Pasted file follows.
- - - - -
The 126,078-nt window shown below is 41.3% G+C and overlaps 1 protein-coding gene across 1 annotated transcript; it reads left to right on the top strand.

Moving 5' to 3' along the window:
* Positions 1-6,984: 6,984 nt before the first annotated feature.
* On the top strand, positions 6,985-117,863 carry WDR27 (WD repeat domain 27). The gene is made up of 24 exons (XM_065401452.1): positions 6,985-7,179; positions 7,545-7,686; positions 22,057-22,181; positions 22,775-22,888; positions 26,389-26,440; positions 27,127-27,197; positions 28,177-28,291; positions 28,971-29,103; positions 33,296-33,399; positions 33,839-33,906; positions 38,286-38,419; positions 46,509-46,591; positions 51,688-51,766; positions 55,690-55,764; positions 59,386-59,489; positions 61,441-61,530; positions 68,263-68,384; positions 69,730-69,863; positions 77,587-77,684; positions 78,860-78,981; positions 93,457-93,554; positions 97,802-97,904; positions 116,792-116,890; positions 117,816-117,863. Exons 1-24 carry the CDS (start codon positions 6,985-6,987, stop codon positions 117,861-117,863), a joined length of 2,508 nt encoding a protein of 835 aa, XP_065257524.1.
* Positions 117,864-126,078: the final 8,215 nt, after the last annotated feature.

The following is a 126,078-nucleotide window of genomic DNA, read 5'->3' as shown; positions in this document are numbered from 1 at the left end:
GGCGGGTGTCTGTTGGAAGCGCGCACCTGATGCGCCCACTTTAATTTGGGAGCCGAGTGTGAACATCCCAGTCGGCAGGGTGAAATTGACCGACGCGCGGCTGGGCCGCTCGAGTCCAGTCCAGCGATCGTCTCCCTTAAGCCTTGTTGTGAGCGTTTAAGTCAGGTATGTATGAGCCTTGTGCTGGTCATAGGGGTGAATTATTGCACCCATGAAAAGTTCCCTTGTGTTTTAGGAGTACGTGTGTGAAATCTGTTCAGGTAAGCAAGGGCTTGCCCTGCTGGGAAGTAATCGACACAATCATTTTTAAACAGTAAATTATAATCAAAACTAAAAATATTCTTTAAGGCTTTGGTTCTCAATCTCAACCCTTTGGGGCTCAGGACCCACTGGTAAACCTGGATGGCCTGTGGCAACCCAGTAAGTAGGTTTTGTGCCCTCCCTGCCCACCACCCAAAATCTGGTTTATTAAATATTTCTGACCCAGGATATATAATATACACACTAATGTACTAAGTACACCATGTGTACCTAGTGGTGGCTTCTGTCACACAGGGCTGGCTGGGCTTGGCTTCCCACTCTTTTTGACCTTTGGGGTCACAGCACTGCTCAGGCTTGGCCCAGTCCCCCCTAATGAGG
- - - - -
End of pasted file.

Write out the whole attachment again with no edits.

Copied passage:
The 126,078-nt window shown below is 41.3% G+C and overlaps 1 protein-coding gene across 1 annotated transcript; it reads left to right on the top strand.

Moving 5' to 3' along the window:
* Positions 1-6,984: 6,984 nt before the first annotated feature.
* On the top strand, positions 6,985-117,863 carry WDR27 (WD repeat domain 27). The gene is made up of 24 exons (XM_065401452.1): positions 6,985-7,179; positions 7,545-7,686; positions 22,057-22,181; positions 22,775-22,888; positions 26,389-26,440; positions 27,127-27,197; positions 28,177-28,291; positions 28,971-29,103; positions 33,296-33,399; positions 33,839-33,906; positions 38,286-38,419; positions 46,509-46,591; positions 51,688-51,766; positions 55,690-55,764; positions 59,386-59,489; positions 61,441-61,530; positions 68,263-68,384; positions 69,730-69,863; positions 77,587-77,684; positions 78,860-78,981; positions 93,457-93,554; positions 97,802-97,904; positions 116,792-116,890; positions 117,816-117,863. Exons 1-24 carry the CDS (start codon positions 6,985-6,987, stop codon positions 117,861-117,863), a joined length of 2,508 nt encoding a protein of 835 aa, XP_065257524.1.
* Positions 117,864-126,078: the final 8,215 nt, after the last annotated feature.

The following is a 126,078-nucleotide window of genomic DNA, read 5'->3' as shown; positions in this document are numbered from 1 at the left end:
GGCGGGTGTCTGTTGGAAGCGCGCACCTGATGCGCCCACTTTAATTTGGGAGCCGAGTGTGAACATCCCAGTCGGCAGGGTGAAATTGACCGACGCGCGGCTGGGCCGCTCGAGTCCAGTCCAGCGATCGTCTCCCTTAAGCCTTGTTGTGAGCGTTTAAGTCAGGTATGTATGAGCCTTGTGCTGGTCATAGGGGTGAATTATTGCACCCATGAAAAGTTCCCTTGTGTTTTAGGAGTACGTGTGTGAAATCTGTTCAGGTAAGCAAGGGCTTGCCCTGCTGGGAAGTAATCGACACAATCATTTTTAAACAGTAAATTATAATCAAAACTAAAAATATTCTTTAAGGCTTTGGTTCTCAATCTCAACCCTTTGGGGCTCAGGACCCACTGGTAAACCTGGATGGCCTGTGGCAACCCAGTAAGTAGGTTTTGTGCCCTCCCTGCCCACCACCCAAAATCTGGTTTATTAAATATTTCTGACCCAGGATATATAATATACACACTAATGTACTAAGTACACCATGTGTACCTAGTGGTGGCTTCTGTCACACAGGGCTGGCTGGGCTTGGCTTCCCACTCTTTTTGACCTTTGGGGTCACAGCACTGCTCAGGCTTGGCCCAGTCCCCCCTAATGAGG